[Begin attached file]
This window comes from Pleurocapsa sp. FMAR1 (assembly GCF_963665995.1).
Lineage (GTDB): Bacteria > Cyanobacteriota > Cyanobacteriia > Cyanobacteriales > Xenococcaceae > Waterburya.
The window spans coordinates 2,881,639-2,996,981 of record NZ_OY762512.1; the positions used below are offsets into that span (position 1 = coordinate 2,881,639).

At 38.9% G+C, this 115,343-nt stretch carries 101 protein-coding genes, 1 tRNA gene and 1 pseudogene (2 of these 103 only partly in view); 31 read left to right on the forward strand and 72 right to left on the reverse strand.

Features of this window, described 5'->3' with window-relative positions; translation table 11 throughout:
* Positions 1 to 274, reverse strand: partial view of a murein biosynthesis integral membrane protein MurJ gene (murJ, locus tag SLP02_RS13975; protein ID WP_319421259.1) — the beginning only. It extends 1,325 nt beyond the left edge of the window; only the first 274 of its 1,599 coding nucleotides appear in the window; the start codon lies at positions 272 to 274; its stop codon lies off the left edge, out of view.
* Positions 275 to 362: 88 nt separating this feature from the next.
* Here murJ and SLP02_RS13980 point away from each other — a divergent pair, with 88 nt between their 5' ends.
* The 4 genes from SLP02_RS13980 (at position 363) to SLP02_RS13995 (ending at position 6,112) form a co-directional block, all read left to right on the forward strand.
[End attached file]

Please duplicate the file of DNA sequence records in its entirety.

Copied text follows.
This window comes from Pleurocapsa sp. FMAR1 (assembly GCF_963665995.1).
Lineage (GTDB): Bacteria > Cyanobacteriota > Cyanobacteriia > Cyanobacteriales > Xenococcaceae > Waterburya.
The window spans coordinates 2,881,639-2,996,981 of record NZ_OY762512.1; the positions used below are offsets into that span (position 1 = coordinate 2,881,639).

At 38.9% G+C, this 115,343-nt stretch carries 101 protein-coding genes, 1 tRNA gene and 1 pseudogene (2 of these 103 only partly in view); 31 read left to right on the forward strand and 72 right to left on the reverse strand.

Features of this window, described 5'->3' with window-relative positions; translation table 11 throughout:
* Positions 1 to 274, reverse strand: partial view of a murein biosynthesis integral membrane protein MurJ gene (murJ, locus tag SLP02_RS13975; protein ID WP_319421259.1) — the beginning only. It extends 1,325 nt beyond the left edge of the window; only the first 274 of its 1,599 coding nucleotides appear in the window; the start codon lies at positions 272 to 274; its stop codon lies off the left edge, out of view.
* Positions 275 to 362: 88 nt separating this feature from the next.
* Here murJ and SLP02_RS13980 point away from each other — a divergent pair, with 88 nt between their 5' ends.
* The 4 genes from SLP02_RS13980 (at position 363) to SLP02_RS13995 (ending at position 6,112) form a co-directional block, all read left to right on the forward strand.